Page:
(Here’s a link for a few more specific suggestions:  Twelve Tips for Getting Through the Holidays After Loss)

And perhaps most importantly, if you’re grieving, it’s alright to feel the sadness. It’s alright to grieve during the holidays too. Every moment does not have to be cheery and festive and maybe even shouldn’t be.

Allow yourself the freedom to experience all your feelings whatever they are.

Remember your lost loved one(s). Miss them. Talk about them. Feel their presence, even if it makes you sad. Even if it makes others sad.

Sometimes sadness is entirely appropriate.

And if it’s cancer/cancer treatment you’re dealing with, or some other significant anger-causing stress, go ahead and acknowledge that anger; admit how you’re really feeling. This doesn’t mean give in, give up or act out inappropriately.

No, it simply means acknowledging your true feelings whatever they are – even during the holidays.

Perhaps then you will be able to let in the joy as well.

How do you remember your loved ones who’ve died?

Do you find the holidays to be extra stressful or extra difficult?

Dealing with #Cancer and #Grief during the #holidays #loss #cancerdiagnosis #death #mentalhealth #christmas


Tuesday 8th of December 2020

Great post and my mom dying from Alzheimer’s and dad from brain cancer and my grandparents all dead and in a way I’m dead to my whole family it’s honestly next to impossible to decorate or even see when Hanukkah starts. I just can’t fart out a bit of tinsel this year. I badly want to set up a super light show and put a breast cancer collection lock box at the end of our 300 foot two lane turn around drive way and raise some funds but the lights are sitting in boxes and bags. Maybe if I wrap all the trees here in pink lights and ribbons someone will get it - but it’s disingenuous for me so I’m just stuck. Stuck stuck stuck. So I’m gonna try self publishing my poetry book already and that’s not going too far either. Some years it’s so hard. Now having had Nancy Siebel die - I just don’t know how to pull it up and out, you know. The only reason I’m going to even make dinner for Christmas is my stepson at 22 asked me to adopt him -he said you’re my mom, you raised me and I want you to officially be my mother because you already are. He called me mom last week for the first time - I cried. After 14 years and so much difficulty that was a gift beyond price.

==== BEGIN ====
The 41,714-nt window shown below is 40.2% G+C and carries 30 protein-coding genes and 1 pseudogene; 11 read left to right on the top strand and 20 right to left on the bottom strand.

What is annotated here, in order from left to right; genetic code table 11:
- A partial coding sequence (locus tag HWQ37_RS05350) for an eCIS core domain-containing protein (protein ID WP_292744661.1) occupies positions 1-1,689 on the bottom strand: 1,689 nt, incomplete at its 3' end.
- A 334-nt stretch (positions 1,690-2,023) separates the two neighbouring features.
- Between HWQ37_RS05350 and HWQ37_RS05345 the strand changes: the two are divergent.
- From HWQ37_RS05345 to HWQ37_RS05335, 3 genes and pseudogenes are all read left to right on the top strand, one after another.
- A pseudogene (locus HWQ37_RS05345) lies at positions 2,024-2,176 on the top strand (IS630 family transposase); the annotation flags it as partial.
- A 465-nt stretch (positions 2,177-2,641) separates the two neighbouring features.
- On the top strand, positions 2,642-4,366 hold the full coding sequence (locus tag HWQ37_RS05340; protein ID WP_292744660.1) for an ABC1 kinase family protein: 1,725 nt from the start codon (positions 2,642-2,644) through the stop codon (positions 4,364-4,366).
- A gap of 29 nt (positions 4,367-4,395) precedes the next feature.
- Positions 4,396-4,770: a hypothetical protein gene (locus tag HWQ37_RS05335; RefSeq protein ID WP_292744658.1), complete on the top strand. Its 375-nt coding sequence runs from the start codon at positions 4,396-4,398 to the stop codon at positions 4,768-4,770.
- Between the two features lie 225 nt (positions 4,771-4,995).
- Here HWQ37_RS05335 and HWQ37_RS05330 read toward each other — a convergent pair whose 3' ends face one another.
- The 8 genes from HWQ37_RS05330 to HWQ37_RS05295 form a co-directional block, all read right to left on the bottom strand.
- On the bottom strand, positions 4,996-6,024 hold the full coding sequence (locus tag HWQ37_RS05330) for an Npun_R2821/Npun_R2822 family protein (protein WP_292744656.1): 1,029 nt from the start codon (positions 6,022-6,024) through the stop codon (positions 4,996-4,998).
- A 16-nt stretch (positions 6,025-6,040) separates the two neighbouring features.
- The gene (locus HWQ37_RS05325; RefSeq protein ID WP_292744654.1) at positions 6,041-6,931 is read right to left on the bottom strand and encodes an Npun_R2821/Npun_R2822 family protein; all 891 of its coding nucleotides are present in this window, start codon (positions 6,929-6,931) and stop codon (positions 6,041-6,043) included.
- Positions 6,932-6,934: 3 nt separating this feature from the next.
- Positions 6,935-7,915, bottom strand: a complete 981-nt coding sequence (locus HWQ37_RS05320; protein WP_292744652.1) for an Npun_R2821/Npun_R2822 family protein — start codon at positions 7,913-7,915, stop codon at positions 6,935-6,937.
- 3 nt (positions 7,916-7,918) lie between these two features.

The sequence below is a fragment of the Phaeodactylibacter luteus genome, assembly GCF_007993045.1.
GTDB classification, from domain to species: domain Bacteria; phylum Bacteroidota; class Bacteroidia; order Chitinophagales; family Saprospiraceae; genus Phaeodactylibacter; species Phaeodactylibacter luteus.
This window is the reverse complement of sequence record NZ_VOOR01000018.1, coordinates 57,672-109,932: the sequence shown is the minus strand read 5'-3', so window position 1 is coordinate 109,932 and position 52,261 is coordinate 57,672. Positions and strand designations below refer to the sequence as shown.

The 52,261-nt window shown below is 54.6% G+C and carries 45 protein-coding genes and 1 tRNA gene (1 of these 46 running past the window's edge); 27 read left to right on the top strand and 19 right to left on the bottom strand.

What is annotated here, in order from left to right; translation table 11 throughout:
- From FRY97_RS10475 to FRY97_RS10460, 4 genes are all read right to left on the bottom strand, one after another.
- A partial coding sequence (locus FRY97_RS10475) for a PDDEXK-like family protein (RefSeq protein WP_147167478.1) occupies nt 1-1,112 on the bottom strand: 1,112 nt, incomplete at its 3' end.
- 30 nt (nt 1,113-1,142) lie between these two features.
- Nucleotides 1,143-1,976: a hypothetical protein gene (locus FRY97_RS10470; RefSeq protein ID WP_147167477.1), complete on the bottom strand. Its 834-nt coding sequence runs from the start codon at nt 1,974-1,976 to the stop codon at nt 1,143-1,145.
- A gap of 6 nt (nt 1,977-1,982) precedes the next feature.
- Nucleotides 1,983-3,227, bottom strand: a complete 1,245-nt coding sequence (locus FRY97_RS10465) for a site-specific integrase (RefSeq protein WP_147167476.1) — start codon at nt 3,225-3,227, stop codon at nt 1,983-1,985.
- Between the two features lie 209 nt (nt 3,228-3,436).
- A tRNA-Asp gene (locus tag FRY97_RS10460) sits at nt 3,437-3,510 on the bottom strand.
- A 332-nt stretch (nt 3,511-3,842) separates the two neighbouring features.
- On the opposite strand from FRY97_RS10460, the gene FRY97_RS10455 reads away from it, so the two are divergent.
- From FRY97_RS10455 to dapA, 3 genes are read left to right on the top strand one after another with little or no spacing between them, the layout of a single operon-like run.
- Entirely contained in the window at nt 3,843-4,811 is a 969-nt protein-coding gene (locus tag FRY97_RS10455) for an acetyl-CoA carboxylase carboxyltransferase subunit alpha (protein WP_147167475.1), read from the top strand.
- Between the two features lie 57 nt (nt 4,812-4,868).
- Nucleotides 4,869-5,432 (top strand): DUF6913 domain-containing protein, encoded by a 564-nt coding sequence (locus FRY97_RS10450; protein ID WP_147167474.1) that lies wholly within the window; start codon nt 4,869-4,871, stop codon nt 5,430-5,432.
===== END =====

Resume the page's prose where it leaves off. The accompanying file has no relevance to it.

Love you Nancy.

PS are the drains out yet? How do you feel?


Friday 20th of January 2012

So many inspiring posts and comments here! It's a blessing to me to have found this blog so I can read how others are coping with their own cancer and the loss of family and friends. Last summer I was diagnosed with cancer and the very same week we found out my father-in-law had stage 4 lung cancer. He was 84 and decided he didn't want to spend his remaining time going through treatments that wouldn't have saved his life anyway...on Christmas Day, at 9:30 in the morning, he passed away. My first thought was he wanted to spend the holiday with his late wife, who passed on 5 years previously. I wonder how we will deal with Christmas in the coming years, since that date will always bring up feelings of loss.


Friday 20th of January 2012

Debbie, I'm sorry for your loss. You've certainly been dealing with an awful lot lately. Thanks for saying such nice things about my blog. I truly hope some of the posts are helpful. That's my hope when I write them. My best.